7. Mike Boreham, Nov 26, 2016
    Last edited: Nov 26, 2016

    Mike Boreham thread starter macrumors 65816

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    #7
    Evec, Having trouble reconciling some of the statements in your post with my experience. e.g. I was not using Geekbench or a benchmarking tool, and the CPU was being fully used and it wasn't throttling down very much (2.4->2.2).

    Your last sentence about being mainly suitable for browsing and multimedia is part of the misconception IMHO. Everyones needs and speed criteria are personal, but I think many people would actually find it meet theirs better than they thought from reading comments about throttling back under sustained load. Don't get me wrong...it is not for everyone or even most people, and there are plenty of reasons for not getting one.

    For interest here is a link about using the rMB for pro apps. It all depends on your usage and criteria for speed.
     
  8. evec macrumors regular

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    #8
    My meaning is :
    The program "HIARCS Deep Chess" will not fully use of CPU power and even the photoshop filter and final cut task will not because those task is simple task (in CPU term), even it may run long time, it just repeat some part of CPU, for chess is mainly use FPU, for filter it mostly use the some section of CPU hardware spec for those task, compare as programing complier which need high memory and more complex actives such as linking, interpreter,conv...., so some program will throttle the CPU and much easy for generate more heat because it fully use all section of CPU and it require a lot of IO.
    Even MBP will easy of throttle fan speed due to very complex task and will reduce the speed as hit of TDP.

    So it is hard to say misconceptions, i just said most people only use of the computer for browsing and multimedia is good for purpose of MacBook 12, it not mean MacBook 12 cannot use as some CPU-intensive task but just not good.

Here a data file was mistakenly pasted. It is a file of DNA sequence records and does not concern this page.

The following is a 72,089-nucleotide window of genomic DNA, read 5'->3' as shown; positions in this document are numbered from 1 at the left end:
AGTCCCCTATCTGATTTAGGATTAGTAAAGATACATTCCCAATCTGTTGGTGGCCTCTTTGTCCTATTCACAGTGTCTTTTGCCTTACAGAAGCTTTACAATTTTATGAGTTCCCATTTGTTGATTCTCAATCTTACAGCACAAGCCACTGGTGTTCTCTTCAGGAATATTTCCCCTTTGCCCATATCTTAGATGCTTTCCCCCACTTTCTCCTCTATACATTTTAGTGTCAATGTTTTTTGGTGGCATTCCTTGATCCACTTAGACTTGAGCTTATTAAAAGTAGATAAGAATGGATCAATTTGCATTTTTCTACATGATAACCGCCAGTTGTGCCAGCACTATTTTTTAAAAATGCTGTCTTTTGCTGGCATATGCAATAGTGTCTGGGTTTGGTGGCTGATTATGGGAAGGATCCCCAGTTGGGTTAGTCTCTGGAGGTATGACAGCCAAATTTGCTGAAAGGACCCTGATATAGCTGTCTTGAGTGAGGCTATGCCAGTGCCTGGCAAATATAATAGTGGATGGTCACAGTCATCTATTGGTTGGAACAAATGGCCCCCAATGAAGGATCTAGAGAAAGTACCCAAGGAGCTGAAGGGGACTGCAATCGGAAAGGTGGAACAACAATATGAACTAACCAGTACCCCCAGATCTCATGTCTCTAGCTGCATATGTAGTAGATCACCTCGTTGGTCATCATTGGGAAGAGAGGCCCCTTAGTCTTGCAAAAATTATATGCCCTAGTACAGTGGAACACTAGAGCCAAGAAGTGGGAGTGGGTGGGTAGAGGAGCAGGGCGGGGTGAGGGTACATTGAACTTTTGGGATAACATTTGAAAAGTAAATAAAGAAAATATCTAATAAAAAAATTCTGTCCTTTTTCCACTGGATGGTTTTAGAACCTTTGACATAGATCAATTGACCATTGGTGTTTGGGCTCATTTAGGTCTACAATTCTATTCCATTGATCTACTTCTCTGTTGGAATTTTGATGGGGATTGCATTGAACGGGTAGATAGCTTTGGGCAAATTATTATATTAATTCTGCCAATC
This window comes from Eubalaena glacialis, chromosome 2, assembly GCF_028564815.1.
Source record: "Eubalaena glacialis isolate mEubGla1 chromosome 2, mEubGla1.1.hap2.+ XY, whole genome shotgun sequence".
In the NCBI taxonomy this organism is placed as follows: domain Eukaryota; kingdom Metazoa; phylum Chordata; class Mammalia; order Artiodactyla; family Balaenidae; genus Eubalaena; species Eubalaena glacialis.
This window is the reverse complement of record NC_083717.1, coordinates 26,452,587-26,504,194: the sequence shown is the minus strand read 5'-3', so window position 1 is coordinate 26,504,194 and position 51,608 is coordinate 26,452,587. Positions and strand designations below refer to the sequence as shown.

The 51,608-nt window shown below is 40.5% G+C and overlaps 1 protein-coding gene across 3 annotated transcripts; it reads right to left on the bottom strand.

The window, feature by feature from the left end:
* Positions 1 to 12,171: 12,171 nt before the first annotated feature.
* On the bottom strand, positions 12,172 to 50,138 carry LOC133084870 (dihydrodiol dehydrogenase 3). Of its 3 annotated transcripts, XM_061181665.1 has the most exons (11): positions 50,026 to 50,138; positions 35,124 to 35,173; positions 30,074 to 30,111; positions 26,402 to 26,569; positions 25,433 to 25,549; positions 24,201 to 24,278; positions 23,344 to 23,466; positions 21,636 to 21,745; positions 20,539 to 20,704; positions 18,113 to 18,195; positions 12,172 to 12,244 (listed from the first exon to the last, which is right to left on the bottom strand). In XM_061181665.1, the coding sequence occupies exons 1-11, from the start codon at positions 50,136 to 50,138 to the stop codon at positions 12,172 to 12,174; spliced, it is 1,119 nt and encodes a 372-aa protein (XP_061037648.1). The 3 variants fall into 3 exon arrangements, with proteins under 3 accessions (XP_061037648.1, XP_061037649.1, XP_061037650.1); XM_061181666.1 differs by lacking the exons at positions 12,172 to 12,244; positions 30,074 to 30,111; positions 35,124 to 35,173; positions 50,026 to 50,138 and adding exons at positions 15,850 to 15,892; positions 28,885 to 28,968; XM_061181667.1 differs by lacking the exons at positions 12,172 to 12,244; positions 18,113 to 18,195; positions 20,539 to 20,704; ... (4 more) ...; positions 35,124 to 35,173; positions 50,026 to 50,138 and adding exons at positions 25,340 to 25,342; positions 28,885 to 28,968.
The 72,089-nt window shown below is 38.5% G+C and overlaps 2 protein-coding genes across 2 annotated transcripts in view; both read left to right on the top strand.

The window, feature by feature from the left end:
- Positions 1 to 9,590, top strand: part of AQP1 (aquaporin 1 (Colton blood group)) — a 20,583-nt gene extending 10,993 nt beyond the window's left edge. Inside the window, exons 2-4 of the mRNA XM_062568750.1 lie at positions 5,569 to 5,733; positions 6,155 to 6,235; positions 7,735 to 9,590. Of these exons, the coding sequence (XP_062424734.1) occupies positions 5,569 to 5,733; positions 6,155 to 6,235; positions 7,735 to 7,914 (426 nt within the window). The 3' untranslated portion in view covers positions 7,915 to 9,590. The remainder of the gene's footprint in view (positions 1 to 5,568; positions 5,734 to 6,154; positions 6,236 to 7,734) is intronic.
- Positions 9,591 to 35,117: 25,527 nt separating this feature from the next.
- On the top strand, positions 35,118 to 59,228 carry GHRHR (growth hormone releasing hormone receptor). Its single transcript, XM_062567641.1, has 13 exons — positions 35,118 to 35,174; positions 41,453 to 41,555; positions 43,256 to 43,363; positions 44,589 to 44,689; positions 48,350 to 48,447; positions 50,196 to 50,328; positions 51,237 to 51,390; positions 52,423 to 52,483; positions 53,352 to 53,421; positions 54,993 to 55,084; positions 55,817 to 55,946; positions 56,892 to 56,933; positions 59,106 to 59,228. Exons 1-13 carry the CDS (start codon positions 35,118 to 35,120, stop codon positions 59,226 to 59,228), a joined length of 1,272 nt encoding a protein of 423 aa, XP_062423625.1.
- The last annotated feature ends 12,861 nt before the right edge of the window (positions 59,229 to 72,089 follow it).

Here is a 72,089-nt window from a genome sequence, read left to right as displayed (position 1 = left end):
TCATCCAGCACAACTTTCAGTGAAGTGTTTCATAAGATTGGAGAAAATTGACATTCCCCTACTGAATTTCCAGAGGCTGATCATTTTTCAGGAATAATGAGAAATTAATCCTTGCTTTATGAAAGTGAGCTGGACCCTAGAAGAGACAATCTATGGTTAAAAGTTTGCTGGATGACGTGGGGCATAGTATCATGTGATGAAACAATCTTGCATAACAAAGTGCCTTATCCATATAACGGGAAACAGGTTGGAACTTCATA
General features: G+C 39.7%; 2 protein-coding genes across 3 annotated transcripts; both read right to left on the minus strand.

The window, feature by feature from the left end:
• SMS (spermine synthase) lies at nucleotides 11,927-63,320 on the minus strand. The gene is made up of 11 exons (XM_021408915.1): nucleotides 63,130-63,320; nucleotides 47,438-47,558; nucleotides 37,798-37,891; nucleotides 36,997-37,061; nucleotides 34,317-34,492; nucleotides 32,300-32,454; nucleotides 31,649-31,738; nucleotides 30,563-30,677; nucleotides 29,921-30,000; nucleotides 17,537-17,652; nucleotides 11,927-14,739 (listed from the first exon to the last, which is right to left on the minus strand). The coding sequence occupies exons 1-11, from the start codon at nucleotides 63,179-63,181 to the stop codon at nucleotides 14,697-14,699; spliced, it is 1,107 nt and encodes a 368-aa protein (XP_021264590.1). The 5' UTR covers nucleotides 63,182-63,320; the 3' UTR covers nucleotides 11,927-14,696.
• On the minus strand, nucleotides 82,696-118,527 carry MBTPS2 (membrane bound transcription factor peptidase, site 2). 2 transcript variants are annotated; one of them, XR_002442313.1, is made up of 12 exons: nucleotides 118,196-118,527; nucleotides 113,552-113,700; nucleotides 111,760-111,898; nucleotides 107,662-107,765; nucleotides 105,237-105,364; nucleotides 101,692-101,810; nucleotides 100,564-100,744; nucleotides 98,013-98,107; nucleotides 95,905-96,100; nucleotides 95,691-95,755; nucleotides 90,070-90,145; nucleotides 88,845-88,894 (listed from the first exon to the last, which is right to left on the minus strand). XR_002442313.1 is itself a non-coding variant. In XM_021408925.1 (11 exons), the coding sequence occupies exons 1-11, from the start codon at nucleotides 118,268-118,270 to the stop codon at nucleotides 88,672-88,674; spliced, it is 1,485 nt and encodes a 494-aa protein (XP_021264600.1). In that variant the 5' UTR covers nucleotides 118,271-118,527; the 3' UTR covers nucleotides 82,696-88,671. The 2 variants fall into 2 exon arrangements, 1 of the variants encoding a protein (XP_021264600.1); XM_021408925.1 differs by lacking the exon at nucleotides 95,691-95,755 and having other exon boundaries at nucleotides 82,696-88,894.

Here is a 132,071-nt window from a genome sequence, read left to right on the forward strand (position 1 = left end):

9. Mike Boreham thread starter macrumors 65816

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    #9
    So you are saying there are different kinds of CPU usage? and that when Activity Monitor says it is using 350% CPU it is a different kind of CPU usage which is not really loading the CPU?

    This is a new concept to me so would be grateful for more info, links?

    What is FPU?

    I take Linguist's earlier point that a chess analysis program is not going to use the GPU, and there could be interaction between CPU and GPU usage, but you seem to be making a different point about types of CPU usage.
     
  10. evec macrumors regular

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    #10
    FPU floating point unit of CPU, it use for calculate the best order of the chess game.
    Depending on the program, the CPU will dynamic shut down some unit when no use to save power and reduce heat.
    400% mean the CPU cannot receive additional tasks, not mean CPU internal fully operate.
    For example, x86 CPU with spec unit for provide random number, so if the software don't require random, the unit will close to save the power.
    Also program is hard to fully use every core of CPU 100% because many program need follow sequence, for example you need to wear your cloth before leave your home, so you should process wear your cloth by your two hands (two core), and wait all hand finish and use one hand (one core) to open your door.
    So the intel CPU can run only a core to throttle it highest to improve the performance, in this case, OS may show not all core using but actually the CPU can not received more task.
     
  11. Mike Boreham thread starter macrumors 65816

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    #11